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Chinese Foot Binding project on Kickstarter

Discussion in 'General Issues and Discussion Forum' started by Craig Payne, Jun 13, 2014.

  1. Craig Payne

    Craig Payne Moderator

    Articles:
    6

    Members do not see these Ads. Sign Up.
    For those familiar with crowd sourcing and Kickstarter, you might be interested in this project :

    Living History: Bound Feet Women of China
    I backed it with $60 to get the book of photos!
     
  2. Admin2

    Admin2 Administrator Staff Member

  3. Craig Payne

    Craig Payne Moderator

    Articles:
    6
    Jo Farell has let me use these photos:
     

    Attached Files:

  4. Craig Payne

    Craig Payne Moderator

    Articles:
    6
     
    Last edited by a moderator: Sep 22, 2016
  5. Rob Kidd

    Rob Kidd Well-Known Member

    I watched Jo's presentation - and delightful it was too. However I am a little surprised that she was able to do this - maybe I have been misinformed. One of my Sons-in-Law is Chinese and his Grandmother had bound feet - she was 99 when I first and last met her at their red letter party. I made overtures to him that I would just lurve to see her feet but was told to back off - big time. she would have been dreadfully embarrassed and hurt, I was told. she died soon after. The impression I gained was that it was as about as personal as a circumcision - and not to be shared by anyone apart from one's partner. But good on Jo.
     
  6. Admin2

    Admin2 Administrator Staff Member

    Foot binding

    Foot binding was the custom of applying tight binding to the feet of young girls to modify the shape of their feet. It was practiced in China from the Song dynasty until the early 20th century, and bound feet were considered a status symbol as well as a mark of beauty. Foot binding limited the mobility of women, and resulted in lifelong disabilities for most of its subjects, although some women with bound feet working outdoors have also been reported. Feet altered by binding were called lotus feet.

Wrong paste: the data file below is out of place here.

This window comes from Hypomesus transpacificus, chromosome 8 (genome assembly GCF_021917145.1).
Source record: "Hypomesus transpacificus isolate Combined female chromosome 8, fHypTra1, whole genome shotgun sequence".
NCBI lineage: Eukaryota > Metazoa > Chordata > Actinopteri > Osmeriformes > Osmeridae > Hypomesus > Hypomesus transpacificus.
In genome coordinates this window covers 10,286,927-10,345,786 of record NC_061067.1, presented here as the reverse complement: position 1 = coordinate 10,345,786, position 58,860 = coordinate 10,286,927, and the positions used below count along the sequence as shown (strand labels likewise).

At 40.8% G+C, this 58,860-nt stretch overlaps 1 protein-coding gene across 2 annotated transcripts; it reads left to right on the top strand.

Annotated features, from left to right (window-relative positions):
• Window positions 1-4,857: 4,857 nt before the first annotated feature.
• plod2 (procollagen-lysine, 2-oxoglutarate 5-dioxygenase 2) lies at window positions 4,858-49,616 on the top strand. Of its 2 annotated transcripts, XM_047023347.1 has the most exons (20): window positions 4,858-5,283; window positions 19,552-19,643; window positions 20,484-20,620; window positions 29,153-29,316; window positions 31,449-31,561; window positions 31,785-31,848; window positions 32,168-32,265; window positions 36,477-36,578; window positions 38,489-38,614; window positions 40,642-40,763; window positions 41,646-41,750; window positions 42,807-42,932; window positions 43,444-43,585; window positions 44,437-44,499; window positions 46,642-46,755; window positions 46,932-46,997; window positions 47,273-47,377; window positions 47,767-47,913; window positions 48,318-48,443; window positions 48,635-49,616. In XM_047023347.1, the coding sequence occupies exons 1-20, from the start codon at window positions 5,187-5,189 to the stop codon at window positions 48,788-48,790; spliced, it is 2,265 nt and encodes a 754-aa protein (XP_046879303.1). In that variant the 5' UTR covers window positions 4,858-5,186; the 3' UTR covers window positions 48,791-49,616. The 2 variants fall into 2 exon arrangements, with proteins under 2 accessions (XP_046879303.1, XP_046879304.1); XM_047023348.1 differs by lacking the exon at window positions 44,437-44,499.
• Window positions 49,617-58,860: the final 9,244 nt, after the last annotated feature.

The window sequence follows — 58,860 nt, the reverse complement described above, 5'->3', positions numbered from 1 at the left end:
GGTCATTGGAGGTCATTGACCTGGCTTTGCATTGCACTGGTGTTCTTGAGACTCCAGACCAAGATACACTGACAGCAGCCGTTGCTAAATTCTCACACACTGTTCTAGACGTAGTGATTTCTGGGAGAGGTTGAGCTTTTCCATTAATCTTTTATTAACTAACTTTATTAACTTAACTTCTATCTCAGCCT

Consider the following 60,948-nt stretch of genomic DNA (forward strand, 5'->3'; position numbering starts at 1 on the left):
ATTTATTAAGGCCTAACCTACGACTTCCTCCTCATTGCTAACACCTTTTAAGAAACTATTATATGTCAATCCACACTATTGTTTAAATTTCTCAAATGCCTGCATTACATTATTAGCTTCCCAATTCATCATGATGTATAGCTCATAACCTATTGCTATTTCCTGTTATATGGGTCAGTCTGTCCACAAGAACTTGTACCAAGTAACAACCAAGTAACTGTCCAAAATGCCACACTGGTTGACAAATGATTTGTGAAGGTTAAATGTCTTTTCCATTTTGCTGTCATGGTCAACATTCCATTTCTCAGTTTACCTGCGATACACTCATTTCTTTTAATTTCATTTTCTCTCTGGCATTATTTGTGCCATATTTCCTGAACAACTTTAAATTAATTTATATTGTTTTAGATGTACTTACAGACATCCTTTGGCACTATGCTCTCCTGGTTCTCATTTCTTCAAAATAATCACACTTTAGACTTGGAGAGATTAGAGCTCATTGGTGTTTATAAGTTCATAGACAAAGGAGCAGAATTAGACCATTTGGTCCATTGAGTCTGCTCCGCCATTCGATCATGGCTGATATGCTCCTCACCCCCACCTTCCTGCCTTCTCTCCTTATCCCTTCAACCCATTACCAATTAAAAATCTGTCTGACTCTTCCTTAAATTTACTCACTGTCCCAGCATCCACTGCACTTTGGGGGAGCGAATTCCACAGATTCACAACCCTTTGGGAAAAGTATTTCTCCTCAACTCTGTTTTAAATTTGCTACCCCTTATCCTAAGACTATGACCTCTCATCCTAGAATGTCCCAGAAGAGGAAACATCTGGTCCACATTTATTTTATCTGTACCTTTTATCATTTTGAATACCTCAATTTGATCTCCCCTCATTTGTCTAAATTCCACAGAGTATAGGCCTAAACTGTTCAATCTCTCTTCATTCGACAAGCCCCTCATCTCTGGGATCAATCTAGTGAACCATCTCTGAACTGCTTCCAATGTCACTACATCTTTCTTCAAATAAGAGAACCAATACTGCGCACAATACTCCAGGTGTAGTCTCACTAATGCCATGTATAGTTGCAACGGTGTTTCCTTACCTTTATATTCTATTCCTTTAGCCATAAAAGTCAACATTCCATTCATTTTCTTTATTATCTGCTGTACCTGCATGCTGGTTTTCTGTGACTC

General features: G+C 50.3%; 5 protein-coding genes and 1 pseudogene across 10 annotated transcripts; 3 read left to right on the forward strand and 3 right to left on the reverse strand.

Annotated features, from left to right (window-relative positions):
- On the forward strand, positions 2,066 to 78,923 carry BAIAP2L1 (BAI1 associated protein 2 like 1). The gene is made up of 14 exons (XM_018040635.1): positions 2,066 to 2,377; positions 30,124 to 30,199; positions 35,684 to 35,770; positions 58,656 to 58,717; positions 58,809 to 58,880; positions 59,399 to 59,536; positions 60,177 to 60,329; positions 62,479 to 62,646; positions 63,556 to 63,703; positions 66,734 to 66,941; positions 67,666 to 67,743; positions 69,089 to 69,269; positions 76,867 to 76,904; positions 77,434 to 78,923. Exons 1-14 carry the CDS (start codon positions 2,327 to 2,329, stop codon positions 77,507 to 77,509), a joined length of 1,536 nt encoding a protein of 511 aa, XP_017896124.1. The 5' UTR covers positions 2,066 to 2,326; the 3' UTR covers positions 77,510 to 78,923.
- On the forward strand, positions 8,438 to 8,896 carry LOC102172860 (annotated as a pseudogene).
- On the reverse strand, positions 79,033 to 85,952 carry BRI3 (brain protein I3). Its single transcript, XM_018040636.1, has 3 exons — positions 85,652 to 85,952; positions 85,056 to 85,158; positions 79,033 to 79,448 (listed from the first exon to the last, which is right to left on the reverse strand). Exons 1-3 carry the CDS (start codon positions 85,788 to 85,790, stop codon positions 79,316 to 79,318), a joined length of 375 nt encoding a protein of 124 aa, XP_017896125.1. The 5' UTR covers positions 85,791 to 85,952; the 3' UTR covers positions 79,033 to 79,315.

The practice possibly originated among upper class court dancers during the Five Dynasties and Ten Kingdoms period in 10th century China, then became popular among the elite during the Song dynasty, eventually spreading to all social classes by the Qing dynasty. Foot binding was practiced in different forms, and the more severe form of binding may have been developed in the 16th century. It has been estimated that by the 19th century, 40–50% of all Chinese women may have had bound feet, and up to almost 100% among upper class Chinese women.[1] The prevalence and practice of foot binding however varied in different parts of the country.

    There had been attempts to end the practice during the Qing dynasty; Manchu Kangxi Emperor tried to ban foot binding in 1664 but failed.[2] In the later part of the 19th century, Chinese reformers challenged the practice but it was not until the early 20th century that foot binding began to die out as a result of anti-foot-binding campaigns. Only a few elderly Chinese women still survive today with bound feet.[1]

    1. ^ a b Lim, Louisa (19 March 2007). "Painful Memories for China's Footbinding Survivors". Morning Edition. National Public Radio. 
    2. ^ Cite error: The named reference bbc was invoked but never defined (see the help page).
     
  7. Craig Payne

    Craig Payne Moderator

    Articles:
    6
    ... my copy of her book just arrived today; good addition to the coffee table rather than the bookcase!

    I can't see it on Amazon.com or at BookDepositry yet...
     

    Attached Files:

  8. BEN-HUR

    BEN-HUR Well-Known Member

    About two weeks ago I saw a movie which addressed this issue (Foot Binding)... The Inn of the Sixth Happiness (1958 20th Century Fox film based on the true story of Gladys Aylward... which stared Ingrid Bergman as Aylward). However, Gladys Aylward was apparently upset by the inaccuracy of the movie... which you can now watch in full on YouTube...

     
    Last edited by a moderator: Sep 22, 2016
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